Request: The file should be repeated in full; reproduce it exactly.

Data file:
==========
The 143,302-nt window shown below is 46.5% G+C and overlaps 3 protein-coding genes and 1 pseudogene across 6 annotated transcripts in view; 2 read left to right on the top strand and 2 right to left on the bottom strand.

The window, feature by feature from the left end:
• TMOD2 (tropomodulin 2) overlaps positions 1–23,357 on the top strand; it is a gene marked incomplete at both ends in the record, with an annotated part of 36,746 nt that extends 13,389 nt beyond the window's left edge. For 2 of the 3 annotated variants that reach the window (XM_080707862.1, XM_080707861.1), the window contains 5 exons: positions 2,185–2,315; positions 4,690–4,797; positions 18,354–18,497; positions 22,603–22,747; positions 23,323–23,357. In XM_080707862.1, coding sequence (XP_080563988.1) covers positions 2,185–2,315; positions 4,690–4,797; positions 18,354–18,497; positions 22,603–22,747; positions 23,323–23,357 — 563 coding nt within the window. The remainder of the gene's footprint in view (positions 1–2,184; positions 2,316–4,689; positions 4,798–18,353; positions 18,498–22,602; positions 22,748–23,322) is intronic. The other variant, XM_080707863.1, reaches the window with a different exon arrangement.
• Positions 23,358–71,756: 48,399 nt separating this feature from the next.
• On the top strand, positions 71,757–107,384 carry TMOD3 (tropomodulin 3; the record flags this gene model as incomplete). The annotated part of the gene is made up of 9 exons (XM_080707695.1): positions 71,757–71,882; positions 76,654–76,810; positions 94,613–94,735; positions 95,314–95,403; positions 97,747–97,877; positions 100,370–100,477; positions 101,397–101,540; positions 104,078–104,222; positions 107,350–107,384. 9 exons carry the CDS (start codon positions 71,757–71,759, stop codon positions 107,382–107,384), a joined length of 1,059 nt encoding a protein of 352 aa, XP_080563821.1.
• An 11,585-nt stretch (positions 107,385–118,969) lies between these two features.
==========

The 143,302-nt window shown below is 46.5% G+C and overlaps 3 protein-coding genes and 1 pseudogene across 6 annotated transcripts in view; 2 read left to right on the top strand and 2 right to left on the bottom strand.

The window, feature by feature from the left end:
• TMOD2 (tropomodulin 2) overlaps positions 1–23,357 on the top strand; it is a gene marked incomplete at both ends in the record, with an annotated part of 36,746 nt that extends 13,389 nt beyond the window's left edge. For 2 of the 3 annotated variants that reach the window (XM_080707862.1, XM_080707861.1), the window contains 5 exons: positions 2,185–2,315; positions 4,690–4,797; positions 18,354–18,497; positions 22,603–22,747; positions 23,323–23,357. In XM_080707862.1, coding sequence (XP_080563988.1) covers positions 2,185–2,315; positions 4,690–4,797; positions 18,354–18,497; positions 22,603–22,747; positions 23,323–23,357 — 563 coding nt within the window. The remainder of the gene's footprint in view (positions 1–2,184; positions 2,316–4,689; positions 4,798–18,353; positions 18,498–22,602; positions 22,748–23,322) is intronic. The other variant, XM_080707863.1, reaches the window with a different exon arrangement.
• Positions 23,358–71,756: 48,399 nt separating this feature from the next.
• On the top strand, positions 71,757–107,384 carry TMOD3 (tropomodulin 3; the record flags this gene model as incomplete). The annotated part of the gene is made up of 9 exons (XM_080707695.1): positions 71,757–71,882; positions 76,654–76,810; positions 94,613–94,735; positions 95,314–95,403; positions 97,747–97,877; positions 100,370–100,477; positions 101,397–101,540; positions 104,078–104,222; positions 107,350–107,384. 9 exons carry the CDS (start codon positions 71,757–71,759, stop codon positions 107,382–107,384), a joined length of 1,059 nt encoding a protein of 352 aa, XP_080563821.1.
• An 11,585-nt stretch (positions 107,385–118,969) lies between these two features.